Brandi Jewett is an enterprise reporter for the Grand Forks Herald and reports on a variety of topics. Other positions she has held at the Herald include city government reporter, general assigment reporter and news intern. She also serves as an alumni adviser to UND's Dakota Student newspaper. A native of Valley City, N.D., 24 years worth of winters haven't scared her out of the state yet.
- Member for
- 10 months 3 weeks
Through a City Council vote, Grand Forks declared its support Monday for a state Senate bill that would extend protection against discrimination in housing and employment to sexual orientation. A resolution in favor of Senate Bill 2252 was approved by a vote of 6-1. "My rights given to me under the Constitution do not give me the right to take away others' rights," said council President Hal Gershman. The bill would add sexual orientation to a list of categories protected under the state's human rights and fair housing laws.
Everyone has a bad habit. Some of us chew with our mouths open. Others don't pick up after their dogs when the pooches do their business on a public sidewalk. I have recently undertaken the endeavor of quitting my bad habit: biting my finger nails. Some may consider "endeavor" a strong word, but I don't. Ask anyone in my family, I've been biting my nails as long as I can remember. I've also tried to quit dozens times, but each has been a failure.
A future boom in population along South 42nd Street in Grand Forks has city officials considering installing more stoplights on the stretch of road than previously planned. With several incoming apartment buildings and hotels in the area around the street's intersections with Garden View Drive and 11th Avenue South, City Engineer Al Grasser said the city may need to consider the placement of an additional stoplight. "We're seeing a lot of intense development in that area," he told the City Council's safety committee Tuesday. More than 500 apartment units, a retail center and two hotels woul
Some North Dakota residents could see more money in their pockets if two bills introduced Monday by Grand Forks-area lawmakers pass in the state legislature. House Bill 1221 would produce an income-tax credit for eligible renters while HB 1317 would create a student-loan forgiveness program for graduates of early-childhood education or care programs. The proposed tax credit would be worth up to $360. If the renter pays less than $7,200 a year in rent, the credit will be 5 percent of their annual rent payment. "We've provided millions of dollars in property tax relief," said Sen.
Cleaning up the books is the next step for Grand Forks city and Park District officials interested in revamping the city's park land dedication requirement. In a report presented to the City Council's finance committee Monday night, six developments lacked a record of payment required by the policy. "If someone sees that, it raises a lot of questions," Council President Hal Gershman said of the missing information. "We need to close the loops ...
After decades of requiring developers to dedicate land for park use, Grand Forks officials are looking at reworking the policy in hopes of spurring city growth. The law requires developers to set aside 8 percent of a residential development for parks or pay 8 percent of the land's value to the park district. Recently the usefulness of the requirement has been questioned by City Council members and city staff. "The 8 percent served a good purpose," City Planner Brad Gengler said.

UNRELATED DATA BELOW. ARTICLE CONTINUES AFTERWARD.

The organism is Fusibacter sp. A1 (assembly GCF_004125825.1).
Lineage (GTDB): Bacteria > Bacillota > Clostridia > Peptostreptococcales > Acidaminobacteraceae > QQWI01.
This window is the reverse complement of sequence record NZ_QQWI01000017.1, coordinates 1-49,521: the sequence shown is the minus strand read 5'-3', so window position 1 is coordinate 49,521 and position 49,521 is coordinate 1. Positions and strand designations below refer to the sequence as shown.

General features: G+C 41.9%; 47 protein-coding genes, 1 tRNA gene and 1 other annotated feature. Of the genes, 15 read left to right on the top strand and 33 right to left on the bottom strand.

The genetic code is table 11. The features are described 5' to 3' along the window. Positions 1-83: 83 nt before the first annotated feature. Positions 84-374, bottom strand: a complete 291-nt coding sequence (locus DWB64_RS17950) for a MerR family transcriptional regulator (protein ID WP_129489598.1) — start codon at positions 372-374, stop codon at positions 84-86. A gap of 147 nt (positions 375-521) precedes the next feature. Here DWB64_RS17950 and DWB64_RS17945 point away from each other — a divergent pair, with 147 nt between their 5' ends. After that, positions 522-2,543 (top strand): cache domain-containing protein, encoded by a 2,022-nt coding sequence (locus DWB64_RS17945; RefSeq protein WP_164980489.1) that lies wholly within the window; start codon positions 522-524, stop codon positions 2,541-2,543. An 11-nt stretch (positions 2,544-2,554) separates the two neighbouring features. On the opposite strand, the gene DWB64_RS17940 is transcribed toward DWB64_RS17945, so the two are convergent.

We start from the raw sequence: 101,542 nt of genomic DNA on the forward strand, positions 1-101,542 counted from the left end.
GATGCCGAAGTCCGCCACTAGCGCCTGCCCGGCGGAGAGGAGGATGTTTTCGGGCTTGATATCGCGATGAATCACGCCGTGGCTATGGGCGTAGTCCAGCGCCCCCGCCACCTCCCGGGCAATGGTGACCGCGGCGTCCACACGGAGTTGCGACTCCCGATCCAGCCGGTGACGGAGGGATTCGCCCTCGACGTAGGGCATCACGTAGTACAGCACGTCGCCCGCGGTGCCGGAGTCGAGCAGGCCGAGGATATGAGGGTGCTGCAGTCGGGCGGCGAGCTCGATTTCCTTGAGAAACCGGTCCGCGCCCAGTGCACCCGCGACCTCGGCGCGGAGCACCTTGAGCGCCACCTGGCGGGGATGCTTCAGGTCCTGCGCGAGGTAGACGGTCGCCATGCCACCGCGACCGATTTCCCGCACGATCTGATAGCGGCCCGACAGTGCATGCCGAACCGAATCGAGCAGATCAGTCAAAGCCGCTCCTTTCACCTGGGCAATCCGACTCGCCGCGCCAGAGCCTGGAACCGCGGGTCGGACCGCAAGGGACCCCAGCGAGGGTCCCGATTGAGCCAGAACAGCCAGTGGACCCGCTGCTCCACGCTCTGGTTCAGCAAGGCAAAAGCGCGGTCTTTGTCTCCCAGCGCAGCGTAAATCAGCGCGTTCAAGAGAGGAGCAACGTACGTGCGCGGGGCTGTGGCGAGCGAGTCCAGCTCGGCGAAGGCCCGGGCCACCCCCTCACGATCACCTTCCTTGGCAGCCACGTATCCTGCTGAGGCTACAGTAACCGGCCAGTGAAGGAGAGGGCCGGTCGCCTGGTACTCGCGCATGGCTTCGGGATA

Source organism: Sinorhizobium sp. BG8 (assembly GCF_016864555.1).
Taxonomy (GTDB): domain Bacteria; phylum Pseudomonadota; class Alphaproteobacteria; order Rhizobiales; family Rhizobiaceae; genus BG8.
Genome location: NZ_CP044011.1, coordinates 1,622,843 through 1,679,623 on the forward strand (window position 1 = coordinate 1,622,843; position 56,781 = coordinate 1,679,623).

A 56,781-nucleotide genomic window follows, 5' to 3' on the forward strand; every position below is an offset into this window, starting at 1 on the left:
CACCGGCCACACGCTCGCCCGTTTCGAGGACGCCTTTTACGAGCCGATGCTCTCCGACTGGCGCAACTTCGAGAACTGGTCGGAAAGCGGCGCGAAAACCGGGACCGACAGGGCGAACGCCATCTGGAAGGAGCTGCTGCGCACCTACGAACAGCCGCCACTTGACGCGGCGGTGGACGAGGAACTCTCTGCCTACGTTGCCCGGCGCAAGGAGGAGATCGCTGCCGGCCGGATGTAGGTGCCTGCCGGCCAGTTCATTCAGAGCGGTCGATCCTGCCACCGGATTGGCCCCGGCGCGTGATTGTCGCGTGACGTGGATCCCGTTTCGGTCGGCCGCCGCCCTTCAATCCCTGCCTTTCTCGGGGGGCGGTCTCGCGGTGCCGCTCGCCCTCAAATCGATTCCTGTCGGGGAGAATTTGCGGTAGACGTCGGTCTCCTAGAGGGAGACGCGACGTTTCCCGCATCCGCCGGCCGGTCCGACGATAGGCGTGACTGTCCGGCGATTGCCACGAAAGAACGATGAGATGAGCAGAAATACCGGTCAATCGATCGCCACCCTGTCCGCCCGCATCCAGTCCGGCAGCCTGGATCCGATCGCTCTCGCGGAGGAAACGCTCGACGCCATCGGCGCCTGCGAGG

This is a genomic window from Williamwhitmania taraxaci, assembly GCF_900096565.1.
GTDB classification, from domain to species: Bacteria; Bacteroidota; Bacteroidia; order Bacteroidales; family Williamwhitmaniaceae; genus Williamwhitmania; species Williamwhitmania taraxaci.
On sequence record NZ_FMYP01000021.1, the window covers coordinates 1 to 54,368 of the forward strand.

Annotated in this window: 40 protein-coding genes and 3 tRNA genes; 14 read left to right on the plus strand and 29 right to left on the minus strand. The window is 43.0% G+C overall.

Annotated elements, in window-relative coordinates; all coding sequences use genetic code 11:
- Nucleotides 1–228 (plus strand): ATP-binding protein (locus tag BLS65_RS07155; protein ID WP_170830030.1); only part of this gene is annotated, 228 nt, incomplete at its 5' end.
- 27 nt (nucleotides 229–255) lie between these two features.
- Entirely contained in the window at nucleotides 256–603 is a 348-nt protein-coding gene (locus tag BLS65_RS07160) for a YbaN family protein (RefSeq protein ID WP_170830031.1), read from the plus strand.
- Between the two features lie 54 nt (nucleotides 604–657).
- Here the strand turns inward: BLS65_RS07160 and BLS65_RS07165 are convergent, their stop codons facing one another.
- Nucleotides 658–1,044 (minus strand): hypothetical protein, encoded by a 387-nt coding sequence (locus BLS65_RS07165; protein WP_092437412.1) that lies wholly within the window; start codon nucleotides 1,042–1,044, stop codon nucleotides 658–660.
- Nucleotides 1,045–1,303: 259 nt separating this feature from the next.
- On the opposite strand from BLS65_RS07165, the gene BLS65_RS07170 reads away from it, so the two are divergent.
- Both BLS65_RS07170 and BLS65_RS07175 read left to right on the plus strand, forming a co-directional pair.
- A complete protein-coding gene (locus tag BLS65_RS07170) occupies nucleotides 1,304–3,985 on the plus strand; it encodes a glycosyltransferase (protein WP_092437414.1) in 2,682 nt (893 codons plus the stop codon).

Area residents raised concerns over early childhood education and local transportation projects at Grand Forks' first legislative forum of the year Saturday. More than 25 turned out to have their questions answered by local legislators representing Districts 17, 18, 42 and 43. Judy Milavetz, a member of the state Association for the Education of Young Children, came to the forum to express dismay over a lack of funding for early-childhood education programming in the state, including child care and Headstart. About $5 million is provided for these facilities in the governor's budget, but th
Discussion of alcohol distribution and consumption laws and culture in Grand Forks brought dozens of community members to City Hall Thursday night. The group gathered at the City Council's Service and Safety Committee meeting to discuss proposed changes to the city's alcohol laws and culture. Members of the audience included safety and health experts, bar owners and residents. "It's not the use of alcohol that's the problem," said UND Health and Wellness Director Jane Croeker.
Two Grand Forks apartments sustained thousands of dollars in damage Wednesday after a frozen pipe burst and flooded the units and nearby hallway. The units' tenants will be unable to return to their homes for some time, according to Mike Sandery, battalion chief for the Grand Forks Fire Department. He gave an unofficial damage estimate of $10,000 for the two apartments. Firefighters were called to the Mall View Apartments, located on 24th Avenue South, at about noon responding to a report of water seeping into an apartment.
Grand Forks City Council members voted Monday to hold off on forgiving the remaining $440,000 balance of a city loan given to the owners of the old Metropolitan Opera House. The council voted unanimously to table the request until the property's owner, Lonnie Laffen, and prospective buyer, Dan Sampson, rework details of their deal.